- "Coding of Position Information During Object Perception", Henry
Galperin, Peter Bex, József Fiser, Perception 37, ECVP
Abstract Supplement, 2008.
AbstractWe examine how local position information of different complex scenes is represented in the visual system. A 2AFC paradigm was used to examine internal noise and sampling efficiency for three classes of stimuli: natural objects, fractal patterns and random circular patterns, all synthesized from the same set of Gabor wavelets. Each trial, a noiseless source image was presented first for 1 sec, followed by a reference image that contained a fixed amount of external position noise (s) on each element, and a target image containing additional position noise (s+Ds) under the control of a staircase. Subjects identified the image with less noise. Equivalent noise functions fitting the results indicated approximately identical internal noise but sampling efficiency that increased with predictability across image classes. This suggests a flexible position representation that compares the observed structure with prior experience.
- "Expectation of reward modulates responses in rat primary visual
cortex", Henry Galperin, Benjamin L. White, József Fiser,
Society of Neuroscience Abstracts (38), 2008.
Abstract / PosterClassical views of information flow in primary visual cortex suggest that orientation information is encoded early in a feedforward architecture and passed to higher levels of cortex for further processing. More recent studies suggest that top-down information can modulate processing of even basic visual attributes. We investigated whether responses in primary visual cortex are modulated by top-down effects evoked by differential rewarding of oriented grating stimuli. Multiunit extracellular recordings were obtained using a microwire electrode array chronically implanted in rat primary visual cortex while grating stimuli were presented under different reward conditions. An awake headfixed animal viewed alternating +45º and -45º sinusoidal grating stimuli. During a control sessions, gratings were passively presented with no reward. In three subsequent sessions, one grating (CS+) was paired with a water reward while the other grating (CS-) remained unrewarded. On the third rewarded session, units showed a two-fold increase in firing that plateaued and then returned to baseline during the CS+, while firing rates for the CS- remained relatively constant across sessions. In addition, coherence among units reflected timing of an expected visual stimulus change. These results suggest a more complex model of visual processing where topdown contextual information strongly and continuously influences stimulus-specific bottom-up processes at even the earliest stages of visual processing.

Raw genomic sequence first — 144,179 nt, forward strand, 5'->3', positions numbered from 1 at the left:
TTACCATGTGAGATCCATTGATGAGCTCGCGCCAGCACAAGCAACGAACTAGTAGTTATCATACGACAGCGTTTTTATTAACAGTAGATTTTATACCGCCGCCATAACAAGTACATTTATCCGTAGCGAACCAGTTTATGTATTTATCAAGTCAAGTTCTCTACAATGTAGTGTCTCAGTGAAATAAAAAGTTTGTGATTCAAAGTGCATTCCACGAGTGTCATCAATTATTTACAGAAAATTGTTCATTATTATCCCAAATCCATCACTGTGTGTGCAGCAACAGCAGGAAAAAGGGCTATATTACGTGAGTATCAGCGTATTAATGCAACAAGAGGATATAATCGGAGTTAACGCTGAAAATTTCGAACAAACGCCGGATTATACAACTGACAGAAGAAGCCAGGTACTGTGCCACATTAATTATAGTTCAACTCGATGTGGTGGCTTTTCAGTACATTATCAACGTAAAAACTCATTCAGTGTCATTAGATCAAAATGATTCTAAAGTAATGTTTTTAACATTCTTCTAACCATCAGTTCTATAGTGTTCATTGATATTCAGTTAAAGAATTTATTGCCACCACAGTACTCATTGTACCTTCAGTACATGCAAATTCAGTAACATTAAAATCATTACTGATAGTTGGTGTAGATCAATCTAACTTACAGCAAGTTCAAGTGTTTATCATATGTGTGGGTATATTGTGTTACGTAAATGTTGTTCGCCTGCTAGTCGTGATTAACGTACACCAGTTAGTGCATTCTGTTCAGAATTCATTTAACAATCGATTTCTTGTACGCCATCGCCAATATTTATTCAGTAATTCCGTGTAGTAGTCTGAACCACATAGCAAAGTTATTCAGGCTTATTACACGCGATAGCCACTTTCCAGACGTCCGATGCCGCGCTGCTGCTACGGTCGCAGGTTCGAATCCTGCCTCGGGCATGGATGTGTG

- "The relationship between awake and anesthetized neural
responses in the primary visual cortex of the rat", Benjamin
L. White, József Fiser, Society of Neuroscience Abstracts
Abstract / PosterMuch of what we know about visual processing in the brain is based on neural data collected in anesthetized animals assuming that the essential aspects of the computations are preserved under such conditions. However, recent findings support an alternative view that visual processing depends upon ongoing activity, which is significantly altered in anesthetized preparations. Therefore, it is critical to assess how well the characteristics of neural responses to various stimuli in the anesthetized animal can predict responses in the awake animal. We collected multi-electrode recordings from the primary visual cortex of adult rats under different levels of anesthesia and while awake. Anesthesia was maintained by isoflourane concentrations between 0.6% to 2.0%, ranging from very lightly anesthetized to deeply anesthetized. Isolated unit and local field potential (LFP) activity were collected from sixteen electrodes. Responses were compared between conditions of darkness (the spontaneous condition), a natural scene movie, and full-field white-black modulation at frequencies of 1Hz, 2Hz, 4Hz, and 8Hz. There were significant, up to two-fold modulations of measurements of average firing rates, bursting rates, power spectral densities, population sparseness, and coherence between stimulus conditions in awake and anesthetized animals. However, there were strong interactions between the particular stimuli used and the condition of the animal, and due to these interactions responses in the awake condition could not be well predicted by the anesthetized responses. While, in general, coherence decreased with lower concentrations of isoflurane as suggested by previous findings, coherence in the theta band actually peaked at 4 Hz visual stimulus modulation while awake, and that coherence in the gamma and alpha bands reached a minimum at 1-2Hz stimulation while under anesthesia. We suggest that anesthesia selectively modulates the neural dynamics in the cortex, and thus the patterns of visually-evoked responses in the awake animal and under anesthesia are not related to each other in a straightforward manner.